John Grochowski, Gaming Guru

I don't play Three Card Poker very often. Blackjack and video poker are my games of choice, although I do spread my time around to nearly all casino games. I spend the most time on the games that give me the best chance to win, and Three Card Poker moved down the list when it became common for casinos to pay only 3-1 instead of the original 4-1 on flushes in the Pair Plus portion of the game.

Nonethless, when I have played, I've seen some odd turns of the cards, and I've heard of some strange ones from readers. I once saw another player collect a 30-1 payoff on three of a kind, then collected 40-1 myself for a straight flush on the next hand.

Then there was the reader who told me about being dealt straight flushes on four consecutive hands. Not only that. The first two were identical, 3-4-5 of hearts. There's a 1 in 460.417 shot of being dealt a three-card straight flush, making it one of the more easily attainable big hits in the casino. But four in a row? Try 1 in 44.9 billion.

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The latest Three Card Poker tale on my list isn't that extreme, but it was pretty incredible to watch. I wish I could say it happened to me, but no such luck.

Three women who obviously knew each other were occupying the three seats that ended at third base. I was at first base, with an empty seat between me and a man in his 30s. There was another empty seat to his left.

The woman closest to the center of the table asked, "Does anyone ever win at this game?" She reached into her purse for a $100 bill. Apparently she'd lost some money before I arrived at the table.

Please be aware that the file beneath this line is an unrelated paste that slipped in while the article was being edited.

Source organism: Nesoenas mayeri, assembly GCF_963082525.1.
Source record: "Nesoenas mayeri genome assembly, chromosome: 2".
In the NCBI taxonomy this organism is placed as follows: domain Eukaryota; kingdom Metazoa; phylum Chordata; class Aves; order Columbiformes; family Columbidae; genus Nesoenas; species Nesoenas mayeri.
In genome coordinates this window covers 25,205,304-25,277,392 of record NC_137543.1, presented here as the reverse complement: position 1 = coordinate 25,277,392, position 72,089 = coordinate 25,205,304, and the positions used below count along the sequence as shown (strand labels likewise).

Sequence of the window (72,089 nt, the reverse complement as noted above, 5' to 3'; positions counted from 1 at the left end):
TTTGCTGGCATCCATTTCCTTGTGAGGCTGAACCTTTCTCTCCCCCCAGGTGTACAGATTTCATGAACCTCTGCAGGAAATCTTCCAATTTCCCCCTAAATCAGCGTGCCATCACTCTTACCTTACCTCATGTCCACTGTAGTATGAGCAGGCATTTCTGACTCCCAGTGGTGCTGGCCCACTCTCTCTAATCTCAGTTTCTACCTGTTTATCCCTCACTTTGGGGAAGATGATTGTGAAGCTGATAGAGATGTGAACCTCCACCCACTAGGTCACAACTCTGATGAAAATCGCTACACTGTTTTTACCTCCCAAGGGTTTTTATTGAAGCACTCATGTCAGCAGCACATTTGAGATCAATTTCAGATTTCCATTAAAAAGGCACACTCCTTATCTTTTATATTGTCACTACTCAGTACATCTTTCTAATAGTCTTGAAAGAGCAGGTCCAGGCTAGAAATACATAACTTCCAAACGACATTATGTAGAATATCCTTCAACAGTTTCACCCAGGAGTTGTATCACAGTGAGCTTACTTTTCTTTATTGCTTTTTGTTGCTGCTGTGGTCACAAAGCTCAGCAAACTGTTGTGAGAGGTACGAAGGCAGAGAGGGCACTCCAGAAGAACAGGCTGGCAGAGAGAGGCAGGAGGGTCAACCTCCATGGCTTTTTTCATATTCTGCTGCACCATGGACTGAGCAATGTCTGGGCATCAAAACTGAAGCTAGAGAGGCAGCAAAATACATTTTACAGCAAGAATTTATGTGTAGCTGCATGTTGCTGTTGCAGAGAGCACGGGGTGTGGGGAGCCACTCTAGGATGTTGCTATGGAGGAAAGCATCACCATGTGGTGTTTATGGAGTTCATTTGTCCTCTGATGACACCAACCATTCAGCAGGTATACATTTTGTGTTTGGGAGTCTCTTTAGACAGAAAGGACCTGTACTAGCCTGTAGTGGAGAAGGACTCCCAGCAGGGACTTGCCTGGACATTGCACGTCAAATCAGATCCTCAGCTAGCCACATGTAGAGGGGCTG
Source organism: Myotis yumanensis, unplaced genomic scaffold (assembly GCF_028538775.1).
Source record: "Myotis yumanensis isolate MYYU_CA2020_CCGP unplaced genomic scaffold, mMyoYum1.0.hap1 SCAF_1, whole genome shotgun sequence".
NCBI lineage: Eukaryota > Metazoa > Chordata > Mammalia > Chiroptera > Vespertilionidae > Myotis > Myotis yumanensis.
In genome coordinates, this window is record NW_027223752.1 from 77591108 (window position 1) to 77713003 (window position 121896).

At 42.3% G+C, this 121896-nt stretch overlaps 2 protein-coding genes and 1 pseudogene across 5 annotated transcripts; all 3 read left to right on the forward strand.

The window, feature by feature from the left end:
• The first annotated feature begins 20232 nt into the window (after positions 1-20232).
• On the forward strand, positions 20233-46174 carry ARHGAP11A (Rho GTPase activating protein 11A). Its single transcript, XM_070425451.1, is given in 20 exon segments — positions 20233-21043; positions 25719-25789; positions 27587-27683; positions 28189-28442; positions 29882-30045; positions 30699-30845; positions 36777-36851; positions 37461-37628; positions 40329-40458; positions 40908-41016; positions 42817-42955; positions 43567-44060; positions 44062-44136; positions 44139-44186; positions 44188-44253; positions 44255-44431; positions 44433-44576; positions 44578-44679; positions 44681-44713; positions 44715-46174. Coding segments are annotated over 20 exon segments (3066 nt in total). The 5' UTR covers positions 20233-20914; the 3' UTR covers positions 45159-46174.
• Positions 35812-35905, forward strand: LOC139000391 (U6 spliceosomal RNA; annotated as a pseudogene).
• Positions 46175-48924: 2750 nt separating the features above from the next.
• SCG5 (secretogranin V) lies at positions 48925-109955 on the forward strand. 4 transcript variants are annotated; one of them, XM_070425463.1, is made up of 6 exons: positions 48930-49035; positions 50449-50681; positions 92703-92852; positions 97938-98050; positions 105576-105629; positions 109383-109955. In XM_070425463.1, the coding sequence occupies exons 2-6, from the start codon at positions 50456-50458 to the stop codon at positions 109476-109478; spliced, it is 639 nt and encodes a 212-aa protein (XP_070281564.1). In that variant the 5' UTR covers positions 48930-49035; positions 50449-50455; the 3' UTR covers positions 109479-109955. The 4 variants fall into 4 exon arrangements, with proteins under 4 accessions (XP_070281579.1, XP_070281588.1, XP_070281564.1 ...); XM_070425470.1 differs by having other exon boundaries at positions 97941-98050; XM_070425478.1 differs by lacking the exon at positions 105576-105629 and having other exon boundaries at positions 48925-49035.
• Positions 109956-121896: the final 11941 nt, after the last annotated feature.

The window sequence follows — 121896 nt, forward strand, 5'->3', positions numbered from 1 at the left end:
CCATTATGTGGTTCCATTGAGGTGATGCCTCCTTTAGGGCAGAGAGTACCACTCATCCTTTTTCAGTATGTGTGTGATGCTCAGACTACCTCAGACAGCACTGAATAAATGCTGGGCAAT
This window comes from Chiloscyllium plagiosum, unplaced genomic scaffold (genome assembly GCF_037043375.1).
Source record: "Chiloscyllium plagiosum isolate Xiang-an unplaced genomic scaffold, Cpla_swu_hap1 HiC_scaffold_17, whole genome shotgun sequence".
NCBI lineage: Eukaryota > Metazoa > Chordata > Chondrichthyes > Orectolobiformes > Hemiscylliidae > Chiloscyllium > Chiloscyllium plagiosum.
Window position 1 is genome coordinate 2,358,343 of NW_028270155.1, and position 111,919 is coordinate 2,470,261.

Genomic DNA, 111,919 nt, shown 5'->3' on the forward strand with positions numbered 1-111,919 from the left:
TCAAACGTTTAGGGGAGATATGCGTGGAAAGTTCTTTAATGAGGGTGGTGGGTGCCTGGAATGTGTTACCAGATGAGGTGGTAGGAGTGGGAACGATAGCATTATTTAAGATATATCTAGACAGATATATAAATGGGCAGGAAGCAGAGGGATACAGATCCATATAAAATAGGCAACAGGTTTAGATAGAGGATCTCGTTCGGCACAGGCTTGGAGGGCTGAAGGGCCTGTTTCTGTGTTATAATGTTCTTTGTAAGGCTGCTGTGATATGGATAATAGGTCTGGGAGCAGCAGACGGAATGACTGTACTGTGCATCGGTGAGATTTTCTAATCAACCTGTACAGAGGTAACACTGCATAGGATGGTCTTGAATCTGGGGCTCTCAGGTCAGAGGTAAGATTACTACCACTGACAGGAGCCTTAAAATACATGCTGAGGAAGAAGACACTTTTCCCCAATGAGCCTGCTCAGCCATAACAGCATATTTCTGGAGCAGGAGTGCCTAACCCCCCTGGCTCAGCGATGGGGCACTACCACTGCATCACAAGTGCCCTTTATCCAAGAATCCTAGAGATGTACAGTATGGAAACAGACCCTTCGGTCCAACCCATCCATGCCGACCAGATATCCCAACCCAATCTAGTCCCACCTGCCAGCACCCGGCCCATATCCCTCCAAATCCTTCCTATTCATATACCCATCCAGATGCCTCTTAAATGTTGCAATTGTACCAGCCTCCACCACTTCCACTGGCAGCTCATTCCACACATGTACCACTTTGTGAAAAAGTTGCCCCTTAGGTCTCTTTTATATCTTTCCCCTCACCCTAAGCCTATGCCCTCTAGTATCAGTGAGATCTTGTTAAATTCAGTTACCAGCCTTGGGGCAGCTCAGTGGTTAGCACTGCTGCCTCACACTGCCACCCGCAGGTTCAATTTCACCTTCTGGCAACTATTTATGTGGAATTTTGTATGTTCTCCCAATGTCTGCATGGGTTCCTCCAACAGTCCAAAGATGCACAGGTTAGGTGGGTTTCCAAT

She then put $5 down on the ante, and $5 more on Pair Plus. And she was off and running.

First hand, a pair. Then a flush. Two more pairs. A straight. Then a pair, a flush and a pair to finish off a streak of eight hands in a row winning both on ante-bet and Pair Plus.

I don't know precisely how much she won on the ante-bet portion. On several hands, the dealer didn't qualify, so she won only the ante and got her bet back.

But the Pair Plus streak made me take notice. She bet $5 each time, and her winnings were $5 on each of the five pairs, $15 on each of the two flushes, and $30 on the straight, for a total of $85.

We win Pair Plus bets about once per 3.9 hands, so winning eight in row is a rarity. Two winners in a row come up about once per 15.2 trials, and for three in a row it's once per 59.3.

You see where this is going. Eight in a row is really rare, on the order of once per 53,320 trials. You're more than 10 times as likely to draw a three-card straight flush, worth $200 for a $5 bet, than to win eight Pair Plus wagers in a row, which in this case were worth $85.

Along the way, the younger man at mid-table asked if she still thought no one could win at this game, she laughed, they chatted some more. During her winning streak, I'd lost $25 and left soon after her streak ended. I couldn't leave any sooner - I had to see how the streak turned out, to add one more Three Card Poker oddity to my collection.

Gambling author and columnist John Grochowski's weekly newspaper column began at the Chicago Sun-Times and is now syndicated nationally. He also regularly makes TV and radio appearances about gambling. His column appears weekly.

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